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Page last updated at 14:56 GMT, Friday, 25 September 2009 15:56 UK
Eel reveals its migration secrets
By Jody Bourton
Earth News reporter

European Eel (Anguilla anguilla)
Where do they all go?

The European eel's migration to the Sargasso Sea to spawn is one of nature's great unsolved mysteries.

For many years, biologists have puzzled over exactly where they go and what they do after leaving our rivers.

Now scientists using satellite tags have tracked 22 eels, revealing what they do in the first 1,300km of an epic 5,000km migration.

Using this method, biologists hope the whole journey to the Sargasso Sea will soon be revealed.

The results of the tracking study are published in the journal Science.

They provide unique insights into the migratory behaviour of the European eel (Anguilla anguilla), including the direction and depth the eels swim.

It's one of the last great remaining biological mysteries because the spawning site has been found in the Sargasso Sea but no adult eels has ever been found in the ocean
Dr David Righton

"It's exciting data because no-one has managed to do this before," says Dr David Righton from the Centre for Environment, Fisheries and Aquaculture Science (CEFAS) in Lowestoft, UK, a member of the multinational team that undertook the study.

"People have often speculated about which direction eels may take, how they might travel, so what we've been able to show is which of those speculations are actually right," Dr Righton says.

Ocean traveller

The European eel has a mysterious life cycle.

It spends its early years in our rivers before heading out to sea and across the Atlantic to the Sargasso Sea in the western Atlantic near the Bahamas.

Here, it is assumed they spawn and lay eggs, however this has never been witnessed.

The eggs hatch into transparent larvae called leptocephalus and make the return journey to Europe floating on oceanic currents.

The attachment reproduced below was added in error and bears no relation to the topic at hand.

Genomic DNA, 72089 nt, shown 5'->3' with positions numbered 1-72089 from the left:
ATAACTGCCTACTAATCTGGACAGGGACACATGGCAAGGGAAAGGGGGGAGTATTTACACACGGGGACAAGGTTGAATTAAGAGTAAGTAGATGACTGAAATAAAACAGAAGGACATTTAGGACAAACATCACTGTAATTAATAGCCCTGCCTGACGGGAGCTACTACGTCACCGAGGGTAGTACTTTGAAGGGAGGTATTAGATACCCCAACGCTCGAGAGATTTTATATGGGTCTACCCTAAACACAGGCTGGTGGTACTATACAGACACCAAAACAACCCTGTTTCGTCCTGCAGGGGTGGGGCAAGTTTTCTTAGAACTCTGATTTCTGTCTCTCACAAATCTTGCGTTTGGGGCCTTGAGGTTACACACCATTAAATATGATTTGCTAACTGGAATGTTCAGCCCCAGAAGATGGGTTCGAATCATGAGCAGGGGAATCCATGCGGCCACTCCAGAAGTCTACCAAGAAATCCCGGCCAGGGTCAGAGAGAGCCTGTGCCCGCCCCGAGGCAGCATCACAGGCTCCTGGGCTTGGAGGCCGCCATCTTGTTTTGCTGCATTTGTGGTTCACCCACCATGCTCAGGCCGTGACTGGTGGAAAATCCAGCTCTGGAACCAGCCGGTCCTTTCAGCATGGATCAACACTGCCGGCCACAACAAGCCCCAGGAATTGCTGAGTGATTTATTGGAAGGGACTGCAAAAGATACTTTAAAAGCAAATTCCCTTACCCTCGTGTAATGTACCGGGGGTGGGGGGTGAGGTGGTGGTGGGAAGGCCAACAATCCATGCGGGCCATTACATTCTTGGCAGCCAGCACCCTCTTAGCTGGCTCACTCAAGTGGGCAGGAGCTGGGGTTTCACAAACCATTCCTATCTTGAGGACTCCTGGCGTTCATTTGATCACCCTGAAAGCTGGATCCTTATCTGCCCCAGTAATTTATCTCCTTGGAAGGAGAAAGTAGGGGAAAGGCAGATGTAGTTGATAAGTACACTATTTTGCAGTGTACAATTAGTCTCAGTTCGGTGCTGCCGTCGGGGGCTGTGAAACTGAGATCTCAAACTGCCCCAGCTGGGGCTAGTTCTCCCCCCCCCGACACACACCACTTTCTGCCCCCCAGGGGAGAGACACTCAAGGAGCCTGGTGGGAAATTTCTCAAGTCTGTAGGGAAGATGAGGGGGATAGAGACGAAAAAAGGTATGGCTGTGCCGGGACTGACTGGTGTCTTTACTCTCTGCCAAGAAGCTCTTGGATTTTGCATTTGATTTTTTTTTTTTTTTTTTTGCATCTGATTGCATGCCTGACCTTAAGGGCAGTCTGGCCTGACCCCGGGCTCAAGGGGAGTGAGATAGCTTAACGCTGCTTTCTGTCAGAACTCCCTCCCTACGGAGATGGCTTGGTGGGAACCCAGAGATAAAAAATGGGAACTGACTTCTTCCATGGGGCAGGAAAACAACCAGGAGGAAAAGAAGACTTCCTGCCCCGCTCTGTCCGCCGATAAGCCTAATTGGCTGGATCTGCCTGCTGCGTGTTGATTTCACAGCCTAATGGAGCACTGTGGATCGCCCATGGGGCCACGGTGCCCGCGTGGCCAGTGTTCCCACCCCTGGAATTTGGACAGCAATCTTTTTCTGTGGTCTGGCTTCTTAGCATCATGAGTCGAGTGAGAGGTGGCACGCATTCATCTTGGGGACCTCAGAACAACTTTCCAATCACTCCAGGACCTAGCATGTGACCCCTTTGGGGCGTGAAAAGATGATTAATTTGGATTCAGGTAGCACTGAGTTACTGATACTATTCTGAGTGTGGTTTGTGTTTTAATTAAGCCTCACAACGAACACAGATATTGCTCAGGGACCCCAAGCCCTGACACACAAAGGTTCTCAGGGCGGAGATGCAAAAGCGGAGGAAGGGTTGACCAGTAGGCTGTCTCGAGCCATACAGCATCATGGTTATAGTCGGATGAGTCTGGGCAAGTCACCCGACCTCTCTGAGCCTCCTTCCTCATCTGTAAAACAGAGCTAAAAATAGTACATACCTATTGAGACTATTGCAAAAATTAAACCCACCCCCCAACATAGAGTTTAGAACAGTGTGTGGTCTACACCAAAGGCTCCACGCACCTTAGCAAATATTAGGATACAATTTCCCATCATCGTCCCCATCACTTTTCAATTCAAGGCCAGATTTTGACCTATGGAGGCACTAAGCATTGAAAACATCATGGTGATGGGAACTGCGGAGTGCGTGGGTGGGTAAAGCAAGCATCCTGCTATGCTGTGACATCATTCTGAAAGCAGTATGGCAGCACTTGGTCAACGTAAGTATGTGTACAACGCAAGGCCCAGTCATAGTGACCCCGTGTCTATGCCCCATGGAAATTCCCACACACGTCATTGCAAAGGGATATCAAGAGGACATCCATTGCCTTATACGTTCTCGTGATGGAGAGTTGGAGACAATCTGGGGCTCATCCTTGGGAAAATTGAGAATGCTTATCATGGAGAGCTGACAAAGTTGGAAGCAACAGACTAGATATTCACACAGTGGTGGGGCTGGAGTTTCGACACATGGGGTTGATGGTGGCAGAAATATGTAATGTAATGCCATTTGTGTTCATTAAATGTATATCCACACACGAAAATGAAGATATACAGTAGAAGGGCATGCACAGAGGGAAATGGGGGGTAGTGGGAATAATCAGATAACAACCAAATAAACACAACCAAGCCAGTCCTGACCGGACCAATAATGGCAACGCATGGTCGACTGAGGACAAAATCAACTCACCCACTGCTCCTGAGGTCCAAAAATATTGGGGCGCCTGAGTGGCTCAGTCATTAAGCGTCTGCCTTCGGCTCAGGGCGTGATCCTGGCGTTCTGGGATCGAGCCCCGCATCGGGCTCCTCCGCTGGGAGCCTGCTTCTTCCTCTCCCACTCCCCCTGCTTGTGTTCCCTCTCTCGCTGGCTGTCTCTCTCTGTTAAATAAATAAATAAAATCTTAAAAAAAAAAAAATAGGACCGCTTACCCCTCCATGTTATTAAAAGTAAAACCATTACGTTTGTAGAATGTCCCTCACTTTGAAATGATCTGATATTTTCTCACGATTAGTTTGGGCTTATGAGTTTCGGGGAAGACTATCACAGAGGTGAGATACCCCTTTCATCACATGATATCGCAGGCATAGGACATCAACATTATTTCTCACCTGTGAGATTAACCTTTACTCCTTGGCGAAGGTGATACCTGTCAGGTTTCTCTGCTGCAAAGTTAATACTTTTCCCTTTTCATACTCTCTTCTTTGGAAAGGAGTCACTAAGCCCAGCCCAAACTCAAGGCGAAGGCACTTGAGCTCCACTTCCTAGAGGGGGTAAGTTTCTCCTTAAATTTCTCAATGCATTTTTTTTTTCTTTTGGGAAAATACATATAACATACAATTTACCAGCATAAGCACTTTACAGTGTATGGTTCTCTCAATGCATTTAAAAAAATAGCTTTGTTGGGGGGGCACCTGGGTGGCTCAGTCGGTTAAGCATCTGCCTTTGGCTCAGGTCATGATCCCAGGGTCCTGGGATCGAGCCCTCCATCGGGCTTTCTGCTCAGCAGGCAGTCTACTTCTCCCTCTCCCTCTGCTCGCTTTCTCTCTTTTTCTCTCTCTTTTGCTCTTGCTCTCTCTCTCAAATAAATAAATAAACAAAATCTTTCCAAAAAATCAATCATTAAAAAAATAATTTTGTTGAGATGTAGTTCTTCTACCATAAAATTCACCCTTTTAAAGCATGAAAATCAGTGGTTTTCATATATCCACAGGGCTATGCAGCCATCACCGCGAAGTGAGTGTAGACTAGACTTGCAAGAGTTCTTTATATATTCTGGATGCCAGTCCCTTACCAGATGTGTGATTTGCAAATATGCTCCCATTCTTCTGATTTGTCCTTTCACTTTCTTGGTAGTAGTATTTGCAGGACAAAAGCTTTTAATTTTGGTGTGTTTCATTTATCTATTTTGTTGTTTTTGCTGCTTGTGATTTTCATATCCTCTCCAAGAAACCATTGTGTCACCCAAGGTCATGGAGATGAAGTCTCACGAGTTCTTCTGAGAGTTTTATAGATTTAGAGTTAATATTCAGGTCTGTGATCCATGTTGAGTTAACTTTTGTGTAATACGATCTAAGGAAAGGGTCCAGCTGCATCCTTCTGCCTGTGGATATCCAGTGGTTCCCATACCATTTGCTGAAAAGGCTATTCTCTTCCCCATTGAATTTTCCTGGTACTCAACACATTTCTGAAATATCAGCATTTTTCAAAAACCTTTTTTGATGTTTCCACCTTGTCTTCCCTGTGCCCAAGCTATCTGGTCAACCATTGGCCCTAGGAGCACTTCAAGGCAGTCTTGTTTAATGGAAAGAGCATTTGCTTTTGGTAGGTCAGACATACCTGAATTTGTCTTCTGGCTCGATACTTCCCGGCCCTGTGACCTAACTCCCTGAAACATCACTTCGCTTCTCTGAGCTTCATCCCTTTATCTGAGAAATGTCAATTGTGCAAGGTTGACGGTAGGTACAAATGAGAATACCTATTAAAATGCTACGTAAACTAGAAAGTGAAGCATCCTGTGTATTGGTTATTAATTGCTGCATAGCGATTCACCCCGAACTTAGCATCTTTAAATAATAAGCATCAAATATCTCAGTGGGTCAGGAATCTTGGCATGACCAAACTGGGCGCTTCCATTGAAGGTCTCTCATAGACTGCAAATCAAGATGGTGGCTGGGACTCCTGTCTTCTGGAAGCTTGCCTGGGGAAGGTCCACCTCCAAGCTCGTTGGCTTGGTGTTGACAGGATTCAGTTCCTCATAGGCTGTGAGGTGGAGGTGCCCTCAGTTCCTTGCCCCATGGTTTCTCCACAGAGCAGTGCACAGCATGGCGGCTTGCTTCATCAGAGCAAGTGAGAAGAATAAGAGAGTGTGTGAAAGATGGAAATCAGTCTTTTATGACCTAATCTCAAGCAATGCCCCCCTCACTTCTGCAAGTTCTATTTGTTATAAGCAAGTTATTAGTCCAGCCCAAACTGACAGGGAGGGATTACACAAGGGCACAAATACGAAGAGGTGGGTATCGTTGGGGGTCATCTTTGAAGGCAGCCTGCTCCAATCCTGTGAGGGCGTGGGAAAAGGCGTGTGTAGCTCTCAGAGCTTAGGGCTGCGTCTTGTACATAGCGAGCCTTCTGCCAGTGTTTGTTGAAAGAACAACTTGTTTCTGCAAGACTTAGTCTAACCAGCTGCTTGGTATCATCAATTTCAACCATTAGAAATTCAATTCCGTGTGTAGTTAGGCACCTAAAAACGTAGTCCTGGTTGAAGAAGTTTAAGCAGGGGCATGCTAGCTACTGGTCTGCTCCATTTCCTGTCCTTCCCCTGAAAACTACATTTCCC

By the time they reach our shores, they have developed into tiny glass eels that swim against the current into Europe's rivers.

While living in our rivers, the eels can grow up to 1m long.

Conveyor belt

In 2006, the team attached miniaturised pop-up satellite tags to 22 large adult eels which they released from the coast of Galway, western Ireland.

The tags record not only the location of the eel but also the daily activity of the eel, recording speed, depth and direction.

European Eel (Anguilla anguilla)
What we're publishing here is the first step towards finding out where the ultimate destination is
Dr David Righton

The tags are set to "pop off" after six months and float to the ocean surface, sending data via satellite back to the research team.

"We found the direction the eels take wasn't a straight line from the west coast of Ireland towards the Sargasso Sea, but it was to the south of that, as if they were heading toward the Azores," Dr Righton explains.

"So basically they are heading towards the conveyor belt ocean current which will help propel them toward the Sargasso Sea.

"That implies some navigational ability. It also suggests they are not just going the shortest distance; they are going the most efficient distance."

The researchers also found the eels swim too slowly to get to the Sargasso Sea by the April spawning period.

The researchers suggest this means the eels may gain speed and travel efficiency by entering the ocean currents that begin west of Africa and continue as part of the subtropical gyre system that flows to the Caribbean.

Delaying puberty

The data also reveals that during the night eels swim in shallow warm water then at dawn they make a steep dive to a depth of 1,000m where they remain for the day before ascending again.

Eels do not feed on their migration and so this behaviour cannot relate to foraging, though it may help them avoid predators.

The researchers speculate that the shallow warm water helps the eels maintain a high metabolism, while the cooler water at depth delays the sexual development of the eels helping them maintain their streamline form.

"What we're publishing here is the first step towards finding out where the ultimate destination is," Dr Righton says.

"What we expect is with improvements in technology and improvements in our techniques and experience, we will see step changes in the data we are getting."

In 1922, the Danish scientist Johannes Schmidt first deduced the Sargasso Sea as the spawning ground of the eel. Dr Righton hopes the final piece of the puzzle will soon be completed.

"Our project runs until 2012," he says, explaining that it would be fantastic to track the adults returning to the Sargasso Sea on the 90th anniversary of Schmidt's discovery.



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